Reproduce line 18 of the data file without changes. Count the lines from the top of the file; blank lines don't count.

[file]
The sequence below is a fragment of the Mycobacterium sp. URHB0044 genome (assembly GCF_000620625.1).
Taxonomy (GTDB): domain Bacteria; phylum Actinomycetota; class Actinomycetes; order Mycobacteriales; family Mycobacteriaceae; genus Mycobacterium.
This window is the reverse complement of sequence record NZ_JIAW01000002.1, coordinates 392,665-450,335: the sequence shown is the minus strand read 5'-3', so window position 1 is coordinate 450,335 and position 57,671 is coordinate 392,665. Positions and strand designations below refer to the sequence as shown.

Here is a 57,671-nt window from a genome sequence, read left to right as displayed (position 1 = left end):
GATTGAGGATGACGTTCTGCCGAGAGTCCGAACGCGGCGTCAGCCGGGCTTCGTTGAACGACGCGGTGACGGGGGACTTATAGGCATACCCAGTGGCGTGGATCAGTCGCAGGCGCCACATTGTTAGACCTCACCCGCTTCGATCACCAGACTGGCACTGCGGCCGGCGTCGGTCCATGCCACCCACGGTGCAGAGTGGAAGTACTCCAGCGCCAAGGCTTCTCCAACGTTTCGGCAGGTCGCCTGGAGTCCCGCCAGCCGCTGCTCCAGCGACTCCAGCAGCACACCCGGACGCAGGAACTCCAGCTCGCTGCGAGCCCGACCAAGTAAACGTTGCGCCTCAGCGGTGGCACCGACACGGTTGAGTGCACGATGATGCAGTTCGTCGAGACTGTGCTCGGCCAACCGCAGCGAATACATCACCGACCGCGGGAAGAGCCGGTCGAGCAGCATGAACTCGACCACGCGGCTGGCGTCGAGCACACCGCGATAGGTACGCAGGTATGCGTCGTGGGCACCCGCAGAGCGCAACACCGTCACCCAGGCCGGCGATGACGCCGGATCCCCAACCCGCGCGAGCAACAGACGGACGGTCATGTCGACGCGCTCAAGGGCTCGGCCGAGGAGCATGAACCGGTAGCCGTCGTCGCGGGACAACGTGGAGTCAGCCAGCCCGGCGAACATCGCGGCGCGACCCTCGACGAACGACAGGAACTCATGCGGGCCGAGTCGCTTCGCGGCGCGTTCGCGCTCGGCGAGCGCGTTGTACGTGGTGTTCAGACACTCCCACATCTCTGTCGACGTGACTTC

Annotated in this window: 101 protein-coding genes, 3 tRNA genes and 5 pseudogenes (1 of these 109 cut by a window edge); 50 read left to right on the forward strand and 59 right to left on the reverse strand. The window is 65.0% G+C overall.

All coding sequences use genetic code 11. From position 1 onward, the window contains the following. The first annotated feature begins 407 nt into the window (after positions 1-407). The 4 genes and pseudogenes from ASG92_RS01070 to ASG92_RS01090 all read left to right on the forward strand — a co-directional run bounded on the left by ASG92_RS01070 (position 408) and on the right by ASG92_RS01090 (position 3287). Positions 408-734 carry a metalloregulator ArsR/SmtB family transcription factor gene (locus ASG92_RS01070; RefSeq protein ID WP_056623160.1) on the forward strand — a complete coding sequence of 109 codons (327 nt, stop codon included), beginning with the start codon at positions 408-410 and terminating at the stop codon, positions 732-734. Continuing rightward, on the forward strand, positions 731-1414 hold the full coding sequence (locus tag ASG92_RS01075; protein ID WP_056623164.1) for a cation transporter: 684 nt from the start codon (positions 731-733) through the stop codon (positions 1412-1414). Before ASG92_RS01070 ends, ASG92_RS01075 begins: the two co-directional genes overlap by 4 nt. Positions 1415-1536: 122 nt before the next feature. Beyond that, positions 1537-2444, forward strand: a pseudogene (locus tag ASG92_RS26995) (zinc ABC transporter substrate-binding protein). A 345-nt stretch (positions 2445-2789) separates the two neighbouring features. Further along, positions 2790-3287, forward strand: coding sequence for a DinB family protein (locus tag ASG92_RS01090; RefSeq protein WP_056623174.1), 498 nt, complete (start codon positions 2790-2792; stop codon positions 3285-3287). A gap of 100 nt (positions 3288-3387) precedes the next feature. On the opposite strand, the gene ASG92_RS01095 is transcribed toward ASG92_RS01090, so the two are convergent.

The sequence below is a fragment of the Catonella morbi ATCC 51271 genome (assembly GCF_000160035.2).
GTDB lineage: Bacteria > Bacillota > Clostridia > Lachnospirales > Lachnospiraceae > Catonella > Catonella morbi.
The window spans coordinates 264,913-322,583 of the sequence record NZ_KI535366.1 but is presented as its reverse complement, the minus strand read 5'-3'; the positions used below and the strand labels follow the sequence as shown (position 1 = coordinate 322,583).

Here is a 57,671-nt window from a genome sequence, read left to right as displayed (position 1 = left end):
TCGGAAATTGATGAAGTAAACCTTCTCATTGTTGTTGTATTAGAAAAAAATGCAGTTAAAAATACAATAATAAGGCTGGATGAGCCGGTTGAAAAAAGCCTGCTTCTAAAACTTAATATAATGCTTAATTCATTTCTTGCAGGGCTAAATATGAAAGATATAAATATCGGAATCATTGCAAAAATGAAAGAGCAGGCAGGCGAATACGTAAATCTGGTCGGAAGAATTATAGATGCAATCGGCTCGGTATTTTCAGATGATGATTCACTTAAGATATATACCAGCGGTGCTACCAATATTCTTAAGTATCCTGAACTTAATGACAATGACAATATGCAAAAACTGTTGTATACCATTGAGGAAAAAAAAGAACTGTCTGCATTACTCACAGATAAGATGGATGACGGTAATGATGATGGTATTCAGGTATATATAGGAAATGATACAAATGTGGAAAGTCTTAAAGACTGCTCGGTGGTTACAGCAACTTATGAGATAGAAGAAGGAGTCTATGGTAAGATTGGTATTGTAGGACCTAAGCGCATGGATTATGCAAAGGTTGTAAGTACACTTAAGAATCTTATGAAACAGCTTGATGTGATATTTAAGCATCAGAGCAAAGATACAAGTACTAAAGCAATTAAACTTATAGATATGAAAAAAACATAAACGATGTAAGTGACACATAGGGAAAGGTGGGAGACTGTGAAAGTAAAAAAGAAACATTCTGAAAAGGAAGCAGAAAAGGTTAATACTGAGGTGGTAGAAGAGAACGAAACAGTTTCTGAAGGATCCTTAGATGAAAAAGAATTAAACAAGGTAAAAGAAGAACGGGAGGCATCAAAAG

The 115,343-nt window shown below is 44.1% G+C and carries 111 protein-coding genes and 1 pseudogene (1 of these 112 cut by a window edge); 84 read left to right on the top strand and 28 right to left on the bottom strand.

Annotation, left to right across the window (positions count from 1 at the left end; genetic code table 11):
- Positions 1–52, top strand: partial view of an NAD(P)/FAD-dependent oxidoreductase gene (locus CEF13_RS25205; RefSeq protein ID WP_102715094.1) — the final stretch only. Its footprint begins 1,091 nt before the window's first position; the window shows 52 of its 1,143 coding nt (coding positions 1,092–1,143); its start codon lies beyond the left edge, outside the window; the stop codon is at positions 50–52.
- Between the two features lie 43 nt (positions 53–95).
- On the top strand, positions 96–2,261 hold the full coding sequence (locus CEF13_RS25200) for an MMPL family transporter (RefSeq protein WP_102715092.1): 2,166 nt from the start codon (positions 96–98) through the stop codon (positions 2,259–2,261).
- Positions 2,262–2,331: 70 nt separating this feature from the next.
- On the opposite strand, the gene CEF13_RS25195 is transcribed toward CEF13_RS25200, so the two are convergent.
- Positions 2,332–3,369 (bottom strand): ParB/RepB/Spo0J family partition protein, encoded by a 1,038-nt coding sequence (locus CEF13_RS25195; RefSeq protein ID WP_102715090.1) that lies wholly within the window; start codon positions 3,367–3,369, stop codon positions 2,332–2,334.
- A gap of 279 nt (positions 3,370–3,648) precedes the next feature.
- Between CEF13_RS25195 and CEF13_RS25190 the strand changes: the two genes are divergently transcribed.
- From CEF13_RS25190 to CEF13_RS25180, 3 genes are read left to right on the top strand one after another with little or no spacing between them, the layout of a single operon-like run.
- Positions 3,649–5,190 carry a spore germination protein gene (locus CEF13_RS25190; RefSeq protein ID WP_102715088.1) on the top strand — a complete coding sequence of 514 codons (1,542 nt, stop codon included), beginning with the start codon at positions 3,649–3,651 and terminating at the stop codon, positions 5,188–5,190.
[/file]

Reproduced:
- Positions 2,262–2,331: 70 nt separating this feature from the next.